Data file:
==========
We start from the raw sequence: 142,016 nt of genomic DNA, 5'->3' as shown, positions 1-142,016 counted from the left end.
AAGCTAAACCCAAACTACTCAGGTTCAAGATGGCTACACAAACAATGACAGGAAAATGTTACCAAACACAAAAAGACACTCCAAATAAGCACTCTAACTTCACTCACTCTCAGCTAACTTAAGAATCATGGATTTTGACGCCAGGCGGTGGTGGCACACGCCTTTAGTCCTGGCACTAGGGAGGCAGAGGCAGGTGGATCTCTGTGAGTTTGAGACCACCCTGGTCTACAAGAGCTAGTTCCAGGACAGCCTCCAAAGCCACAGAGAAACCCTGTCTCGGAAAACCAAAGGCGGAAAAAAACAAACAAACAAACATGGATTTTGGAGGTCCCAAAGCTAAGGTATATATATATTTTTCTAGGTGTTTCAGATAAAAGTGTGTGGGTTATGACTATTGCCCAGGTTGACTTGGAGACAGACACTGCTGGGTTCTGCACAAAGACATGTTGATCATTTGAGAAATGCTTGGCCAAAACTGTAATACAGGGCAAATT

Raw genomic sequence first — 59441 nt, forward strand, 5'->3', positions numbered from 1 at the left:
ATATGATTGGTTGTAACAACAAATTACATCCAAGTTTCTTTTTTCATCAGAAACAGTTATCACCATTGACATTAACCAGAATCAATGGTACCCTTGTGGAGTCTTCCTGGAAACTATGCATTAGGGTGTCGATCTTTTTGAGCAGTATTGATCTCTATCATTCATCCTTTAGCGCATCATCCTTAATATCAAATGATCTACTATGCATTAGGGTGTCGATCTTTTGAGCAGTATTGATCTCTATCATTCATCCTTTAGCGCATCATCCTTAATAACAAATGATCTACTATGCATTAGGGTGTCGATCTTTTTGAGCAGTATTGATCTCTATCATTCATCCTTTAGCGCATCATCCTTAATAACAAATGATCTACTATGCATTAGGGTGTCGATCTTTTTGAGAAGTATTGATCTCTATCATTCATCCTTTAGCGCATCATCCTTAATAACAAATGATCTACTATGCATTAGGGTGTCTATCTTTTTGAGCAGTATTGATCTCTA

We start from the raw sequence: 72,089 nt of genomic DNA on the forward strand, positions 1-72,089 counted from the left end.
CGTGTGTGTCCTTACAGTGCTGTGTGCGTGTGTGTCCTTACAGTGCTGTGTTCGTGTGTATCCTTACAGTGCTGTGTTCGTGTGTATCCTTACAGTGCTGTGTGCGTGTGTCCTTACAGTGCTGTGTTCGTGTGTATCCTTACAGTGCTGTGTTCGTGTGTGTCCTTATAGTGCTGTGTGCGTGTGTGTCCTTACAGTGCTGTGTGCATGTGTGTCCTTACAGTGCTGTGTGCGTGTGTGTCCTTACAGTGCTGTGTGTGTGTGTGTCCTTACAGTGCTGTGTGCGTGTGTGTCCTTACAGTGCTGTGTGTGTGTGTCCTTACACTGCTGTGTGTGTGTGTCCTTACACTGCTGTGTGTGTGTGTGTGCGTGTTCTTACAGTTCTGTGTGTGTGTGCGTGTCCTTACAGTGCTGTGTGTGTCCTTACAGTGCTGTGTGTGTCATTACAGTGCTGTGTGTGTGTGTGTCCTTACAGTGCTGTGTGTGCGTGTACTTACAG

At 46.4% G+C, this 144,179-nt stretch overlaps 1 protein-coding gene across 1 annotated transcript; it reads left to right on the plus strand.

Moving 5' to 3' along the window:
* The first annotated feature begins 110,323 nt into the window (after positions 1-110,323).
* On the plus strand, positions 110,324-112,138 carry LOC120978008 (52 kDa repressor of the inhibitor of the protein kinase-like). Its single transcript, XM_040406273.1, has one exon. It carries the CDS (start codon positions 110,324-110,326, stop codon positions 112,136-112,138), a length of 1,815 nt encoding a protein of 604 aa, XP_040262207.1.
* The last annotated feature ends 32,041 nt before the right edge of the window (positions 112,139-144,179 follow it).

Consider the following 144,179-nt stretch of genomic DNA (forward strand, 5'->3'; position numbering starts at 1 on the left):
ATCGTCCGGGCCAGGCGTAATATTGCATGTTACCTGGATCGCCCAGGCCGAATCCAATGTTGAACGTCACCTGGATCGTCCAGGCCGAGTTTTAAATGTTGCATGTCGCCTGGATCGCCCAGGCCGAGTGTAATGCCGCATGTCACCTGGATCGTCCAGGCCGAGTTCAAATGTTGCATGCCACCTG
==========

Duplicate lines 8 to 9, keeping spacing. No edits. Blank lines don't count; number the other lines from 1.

Moving 5' to 3' along the window:
* The first annotated feature begins 110,323 nt into the window (after positions 1-110,323).